This is partly a story about lotteries, and partly a story about how math puzzles get discussed in academia and the blogosphere.
Back in 2003, as part of my research for The Decline Effect, I looked for declines in all kinds of random-number generators, or what an earlier generation called ‘chance machines’. I found so many examples, and generated so many more in my own experiments, that I had to split off the material into a separate, future book entitled Experiments in Decline.
One of the ‘experiments’ I did was to study the highly popular ball-and-tumbler lotteries that are found today in nearly every developed country. I obtained the records of a number of lotteries and looked for evidence of systematic over-repetition. And I found some. The analysis is fairly technical, and there are subtle factors that have to be taken into account, such as the practice of rotating without prior notice among several separate machines and/or several separate ball sets. However, I did find that, on a detail level, lotteries do tend to over-repeat. If there are 49 balls in the set, and six balls are drawn from the machine on a given day — 3, 12, 15, 22, 38, and 44, let’s say — then the classical odds of seeing Ball 44 drawn again the very next time are 1 in 49. But if maximum entropy constraints are taken into consideration, the odds can be significantly better, at least for a lottery using brand-new machines and balls. The gain is not high enough to even consider trying to ‘beat’ the lottery, of course, as the house edge is simply too great. But I found enough evidence that a statistician would find the phenomenon odd.
Now, this was an important finding from a technical standpoint, but it was also just one more brick in the enormous edifice I was trying to construct. What would really be handy, I thought, would be for a case to turn up in which all six numbers repeated on the very next draw. But while my study suggested the odds were higher than classical for this to occur, they were still roughly millions to one against. Meaning it would surely happen, but probably not in the next few months. So after confirming my finding, I stuck the lottery data in a file and moved on to other tasks.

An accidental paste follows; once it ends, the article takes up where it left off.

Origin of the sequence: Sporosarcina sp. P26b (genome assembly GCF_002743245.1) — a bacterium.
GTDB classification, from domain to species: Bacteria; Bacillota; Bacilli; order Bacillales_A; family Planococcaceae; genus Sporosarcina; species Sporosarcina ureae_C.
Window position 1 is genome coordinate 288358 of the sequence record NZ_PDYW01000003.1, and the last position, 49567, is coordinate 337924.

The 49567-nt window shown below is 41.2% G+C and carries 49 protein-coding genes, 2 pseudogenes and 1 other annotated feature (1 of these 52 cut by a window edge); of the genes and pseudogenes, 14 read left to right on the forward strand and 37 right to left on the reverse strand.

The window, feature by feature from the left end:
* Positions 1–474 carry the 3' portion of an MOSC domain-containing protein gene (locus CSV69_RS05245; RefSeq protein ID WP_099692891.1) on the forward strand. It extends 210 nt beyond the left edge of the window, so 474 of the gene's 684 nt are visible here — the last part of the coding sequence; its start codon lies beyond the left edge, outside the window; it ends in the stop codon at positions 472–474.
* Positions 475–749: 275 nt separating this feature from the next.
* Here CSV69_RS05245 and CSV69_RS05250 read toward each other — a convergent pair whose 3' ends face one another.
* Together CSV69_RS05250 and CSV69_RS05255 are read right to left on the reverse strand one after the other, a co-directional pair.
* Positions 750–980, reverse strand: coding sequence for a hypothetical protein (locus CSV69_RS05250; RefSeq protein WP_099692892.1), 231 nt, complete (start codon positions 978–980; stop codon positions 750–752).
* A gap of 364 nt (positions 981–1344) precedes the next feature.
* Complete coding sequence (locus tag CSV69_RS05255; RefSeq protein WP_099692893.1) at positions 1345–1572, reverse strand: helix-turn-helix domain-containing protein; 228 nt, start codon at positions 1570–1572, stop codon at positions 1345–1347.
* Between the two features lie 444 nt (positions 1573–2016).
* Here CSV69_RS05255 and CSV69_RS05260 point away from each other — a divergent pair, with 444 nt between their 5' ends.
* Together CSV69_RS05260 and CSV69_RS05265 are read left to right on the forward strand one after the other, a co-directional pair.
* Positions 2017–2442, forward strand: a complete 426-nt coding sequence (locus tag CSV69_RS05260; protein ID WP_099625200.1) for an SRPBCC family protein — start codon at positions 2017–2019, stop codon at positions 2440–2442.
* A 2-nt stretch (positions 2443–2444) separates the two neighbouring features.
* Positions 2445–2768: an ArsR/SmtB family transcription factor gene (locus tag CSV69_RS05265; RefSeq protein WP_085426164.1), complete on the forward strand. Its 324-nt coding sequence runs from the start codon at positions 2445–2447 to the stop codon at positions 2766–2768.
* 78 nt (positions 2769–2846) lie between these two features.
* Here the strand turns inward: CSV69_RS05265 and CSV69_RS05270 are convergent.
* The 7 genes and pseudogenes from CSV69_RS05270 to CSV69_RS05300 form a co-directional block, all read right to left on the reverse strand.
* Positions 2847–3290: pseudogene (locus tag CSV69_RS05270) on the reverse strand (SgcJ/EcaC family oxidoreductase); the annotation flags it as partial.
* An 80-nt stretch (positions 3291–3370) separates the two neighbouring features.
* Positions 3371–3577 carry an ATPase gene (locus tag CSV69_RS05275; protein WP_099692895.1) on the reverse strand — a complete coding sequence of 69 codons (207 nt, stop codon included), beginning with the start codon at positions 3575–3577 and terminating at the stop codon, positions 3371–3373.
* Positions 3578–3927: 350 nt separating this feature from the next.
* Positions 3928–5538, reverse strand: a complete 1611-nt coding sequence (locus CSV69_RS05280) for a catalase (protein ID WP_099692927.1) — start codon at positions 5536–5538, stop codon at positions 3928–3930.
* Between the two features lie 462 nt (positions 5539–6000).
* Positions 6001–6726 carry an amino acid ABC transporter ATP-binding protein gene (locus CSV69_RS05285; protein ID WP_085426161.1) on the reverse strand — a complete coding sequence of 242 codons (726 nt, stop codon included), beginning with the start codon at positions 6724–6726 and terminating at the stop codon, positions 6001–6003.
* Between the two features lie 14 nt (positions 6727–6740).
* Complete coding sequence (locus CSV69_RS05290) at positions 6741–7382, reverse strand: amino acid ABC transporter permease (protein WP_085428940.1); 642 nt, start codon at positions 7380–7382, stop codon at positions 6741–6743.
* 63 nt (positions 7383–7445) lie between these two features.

I won’t reproduce that analysis in a brief blog post. I bring it up simply to say that I have had a private Bayesian ‘prior’ about lotteries not behaving in classical fashion for some time now.
A few weeks ago my good friend Carmen, who is 13 and fascinated with physics, sent me an e-mail asking if I had heard about the recent case of the Israeli national lottery Mifal HaPayis repeating. I Googled around and found it:
This was not strictly speaking a repeat. Rather it was a ‘near-miss,’ which MaxEnt also predicts should occur more often. The lottery, which has a main draw of six balls in 34, held draws once a week, and so for the number to show up after three weeks meant it had repeated on the third try. Interestingly there were 95 (!) winners claiming part of the prize. Apparently there are a few gamblers out there who favor repetition strategies.
There was a brief but spirited discussion about the event on the Freakonomics blog, and elsewhere. For the most part, the mathematicians among us yawned. or complained about the press being mathematically illiterate, pointing to a widely repeated quote that the odds of a repeat were ‘trillions to one’. Which of course they are not. This was an event that could be expected, classically, to turn up once every 10,000 years for a lottery of the given type. And of course if you have several hundred lotteries around the world, operating for 40-50 years apiece, then the odds of a repeat sometime during that period are pretty good. Hence all the yawning. A lottery repeat or near-miss is a little unusual, but to a classically trained statistician, it is merely that. It’s not grounds for doubting the classical framework.